Overview of How To Make Onion Rings Homemade
This is the long time Southern way of how to make onion rings homemade. It includes a time-tested buttermilk batter for onion rings recipe. And it’s seasonings can’t be beat. This is part of our Vegetable Sides Recipes Category.
Onion Rings Recipe Batter
The best onion rings recipe has to have this special, homemade onion rings batter. Using buttermilk and egg, it’s the base of the batter for homemade onion rings. It can be lumpy or not; doesn’t matter. But, it can’t be too thin.
How thick to make the batter for homemade onion rings
So, if you’ve ended up with it being too thin, just add a bit more flour to tighten it up. The batter will drip off of the coated onion ring but not too fast. When you look at the onion ring, if you see no onion and you see all batter, it’s probably a bit too thick. On the same token, if you see all onion, it’s probably too thin. Just look for that happy middle. To be safe, it’s better to make it too thick than too thin.
Seasoning for Onion Rings
There are seasonings in onion rings batter, believe it or not. While you can leave them out, it would taste more classic but still have good texture due to the batter itself. For that extra surprising flavor, you actually add in onion powder to the batter. That’s right. When an onion becomes fried, it loses some of its onion taste. Also, the crispy coating of the onion ring has no onion taste to speak of. So, if you happened to have a moderate or thick batter, your outer breading will now taste full of flavor, instead of like a fried bread.
Also, take note of the optional seasonings of garlic and black pepper. These are not classic but more for a gourmet added flavor, if you choose to venture with that. I recommend you don’t add those in on your first use of this recipe, until you’re sure you want to venture further. I reserve using those optional seasonings for when I’m cooking a hearty main course such as a ribeye steak, for example.
Onion Rings Recipe Fried
You can cook this onion rings recipe fried in a thin layer of oil in a frying pan or skillet. You can also deep fry it if you usually go that route. I’ve used an air fryer but it’s been messy and the results are inconsistent; it generally only worked when they’re frozen first and then sprayed with a light oil coating. As we’re about speedy, easy, and tasty, the air fryer or baking cooking method on this recipe is not recommended.
Why does the batter separate from the onion rings during frying?
This is possibly due to one of 2 reasons.
- There is a very thin membrane on each ring. During frying, it shrinks more than the onion itself. So, the batter coating of the membrane will pull away during the shrinkage process.
- The onion rings were too wet for the batter to adhere very well. Some people will cut the raw onion rings and soak them in water for various valid reasons (to reduce tears, to reduce its sulfur content, etc.). Then, they might drain the onions and put them directly into the batter, which won’t stick very well. While you can still follow the soaking in water method (not used in the recipe), you’ll need to plan ahead and dry them out a bit before they go into the batter. The recipe uses a method of loosely covering the onion rings (not tight) to allow them to dry after the immediate cutting. This offers an almost near immediate usage.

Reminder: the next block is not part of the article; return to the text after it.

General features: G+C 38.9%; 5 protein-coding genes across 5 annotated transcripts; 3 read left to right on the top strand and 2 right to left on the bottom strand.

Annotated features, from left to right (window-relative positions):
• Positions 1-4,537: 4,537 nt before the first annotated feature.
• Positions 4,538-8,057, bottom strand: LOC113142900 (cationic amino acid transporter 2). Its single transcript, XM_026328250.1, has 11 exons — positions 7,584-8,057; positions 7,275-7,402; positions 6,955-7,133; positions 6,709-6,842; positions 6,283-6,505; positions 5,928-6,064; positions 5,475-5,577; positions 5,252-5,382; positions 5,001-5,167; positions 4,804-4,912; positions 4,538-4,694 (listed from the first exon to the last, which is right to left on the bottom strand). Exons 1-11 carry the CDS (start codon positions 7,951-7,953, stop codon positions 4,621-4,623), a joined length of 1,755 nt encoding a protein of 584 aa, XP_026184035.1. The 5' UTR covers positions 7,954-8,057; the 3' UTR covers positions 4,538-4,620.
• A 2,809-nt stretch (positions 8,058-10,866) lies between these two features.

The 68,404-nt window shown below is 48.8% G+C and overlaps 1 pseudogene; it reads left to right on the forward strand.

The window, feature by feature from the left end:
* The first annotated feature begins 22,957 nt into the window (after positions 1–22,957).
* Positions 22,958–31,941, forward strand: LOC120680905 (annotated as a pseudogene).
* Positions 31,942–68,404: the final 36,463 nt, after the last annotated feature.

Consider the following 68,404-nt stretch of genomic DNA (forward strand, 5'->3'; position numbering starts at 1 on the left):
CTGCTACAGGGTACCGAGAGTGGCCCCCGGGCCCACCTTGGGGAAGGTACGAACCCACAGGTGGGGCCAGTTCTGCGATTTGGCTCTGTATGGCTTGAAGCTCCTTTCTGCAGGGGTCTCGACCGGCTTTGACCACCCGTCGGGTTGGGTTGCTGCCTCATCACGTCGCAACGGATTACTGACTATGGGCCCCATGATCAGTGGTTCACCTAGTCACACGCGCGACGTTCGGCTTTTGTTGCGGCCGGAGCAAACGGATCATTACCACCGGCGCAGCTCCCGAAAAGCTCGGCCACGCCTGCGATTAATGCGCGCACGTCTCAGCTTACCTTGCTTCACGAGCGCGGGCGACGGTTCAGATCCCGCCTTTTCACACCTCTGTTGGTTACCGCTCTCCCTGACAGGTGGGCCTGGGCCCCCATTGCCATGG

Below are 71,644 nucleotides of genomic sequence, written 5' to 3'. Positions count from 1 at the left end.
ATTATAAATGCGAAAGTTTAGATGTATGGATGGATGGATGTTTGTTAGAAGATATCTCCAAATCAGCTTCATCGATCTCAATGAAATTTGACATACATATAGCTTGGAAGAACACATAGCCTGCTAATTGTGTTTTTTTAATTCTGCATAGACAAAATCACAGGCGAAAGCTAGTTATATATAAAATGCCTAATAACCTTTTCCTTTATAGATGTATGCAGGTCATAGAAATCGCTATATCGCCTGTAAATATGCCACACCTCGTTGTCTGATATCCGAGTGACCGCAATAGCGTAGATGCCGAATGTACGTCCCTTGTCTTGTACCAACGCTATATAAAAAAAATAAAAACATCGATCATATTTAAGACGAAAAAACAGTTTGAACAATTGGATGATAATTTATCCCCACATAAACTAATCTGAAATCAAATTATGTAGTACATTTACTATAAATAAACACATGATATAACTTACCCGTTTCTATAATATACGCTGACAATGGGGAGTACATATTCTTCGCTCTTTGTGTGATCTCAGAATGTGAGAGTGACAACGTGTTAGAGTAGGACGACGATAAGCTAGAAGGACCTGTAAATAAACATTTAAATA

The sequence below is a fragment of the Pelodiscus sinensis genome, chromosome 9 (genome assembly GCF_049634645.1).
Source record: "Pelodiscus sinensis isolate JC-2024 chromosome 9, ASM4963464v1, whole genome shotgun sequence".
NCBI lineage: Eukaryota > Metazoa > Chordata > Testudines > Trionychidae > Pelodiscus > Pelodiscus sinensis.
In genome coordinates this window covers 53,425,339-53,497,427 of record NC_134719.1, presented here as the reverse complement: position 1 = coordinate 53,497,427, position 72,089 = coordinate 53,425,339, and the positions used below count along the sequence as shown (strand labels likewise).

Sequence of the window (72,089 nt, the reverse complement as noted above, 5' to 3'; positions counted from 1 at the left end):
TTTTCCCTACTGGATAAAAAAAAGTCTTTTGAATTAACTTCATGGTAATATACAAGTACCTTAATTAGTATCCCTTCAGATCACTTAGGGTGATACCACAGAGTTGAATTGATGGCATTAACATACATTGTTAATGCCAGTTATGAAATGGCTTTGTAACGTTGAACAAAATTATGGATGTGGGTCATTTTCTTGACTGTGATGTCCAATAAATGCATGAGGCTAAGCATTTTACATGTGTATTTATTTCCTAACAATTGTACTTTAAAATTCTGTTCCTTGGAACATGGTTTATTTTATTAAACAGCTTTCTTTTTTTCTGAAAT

The Onion Rings with Sauce
You can make any kind of a dipping sauce you want but I’ve enjoyed a number of them that are in either fast food or Australian style. Our own fantastic tasting onion rings dipping sauce recipe is just below.
Complimentary Main Course Ideas for Onion Rings as a Side Dish
Nutritional Values of Homemade Onion Rings
The nutritional values are shown in the <Print Recipe> option. Read more about onions from the National Onions Association (USA).
How To Make Onion Rings Homemade
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- ½ cup oil adjust as needed for frying pan (or use an existing deep fryer)
- 3 medium sweet onions yellow or white
Onion Ring BATTER Ingredients
- ⅔ cup all-purpose flour
- ½ cup yellow corn meal
- 1½ tsp onion powder
- 1 tsp salt
- 1⅓ cup buttermilk
- ⅓ cup water as needed (or more) if batter is too thick
- 1 large egg
Optional Batter Seasoning Ingredients
- ½ tsp Garlic Powder
- ¼ tsp Ground Black Pepper
- Peel onions and slice thick (about ⅓ to ½-inch). Optionally, remove the inner thin membrane of each ring.3 medium sweet onions
- Push out rings from the onion thick slices and set aside. Cover with paper towel (not sealed in plastic or lid).
- Mix the batter ingredients together in a bowl.⅔ cup all-purpose flour, ½ cup yellow corn meal, 1½ tsp onion powder, 1 tsp salt, 1⅓ cup buttermilk, 1 large egg, ⅓ cup water
- Add in optional batter seasoning ingredients, if desired, and mix well. Put all the onion rings into the batter and gently mix them up to coat.½ tsp Garlic Powder, ¼ tsp Ground Black Pepper
- Heat the frying pan with the small layer of frying oil (about ⅛-¼ inch deep) to about medium high.½ cup oil
- After oil is hot, place each battered ring into the pan until it's a little less than full.
- About 30-45 seconds after insertion, slightly move each ring to ensure they're not sticking to the pan. When slightly browned on bottom, turn over. Repeat slightly moving each turned ring to ensure they're not sticking. Turn over again if needed to ensure they've browned reasonably well.
- As each piece is done, place into a paper towel lined serving bowl.
- Can serve with an onion ring dipping sauce.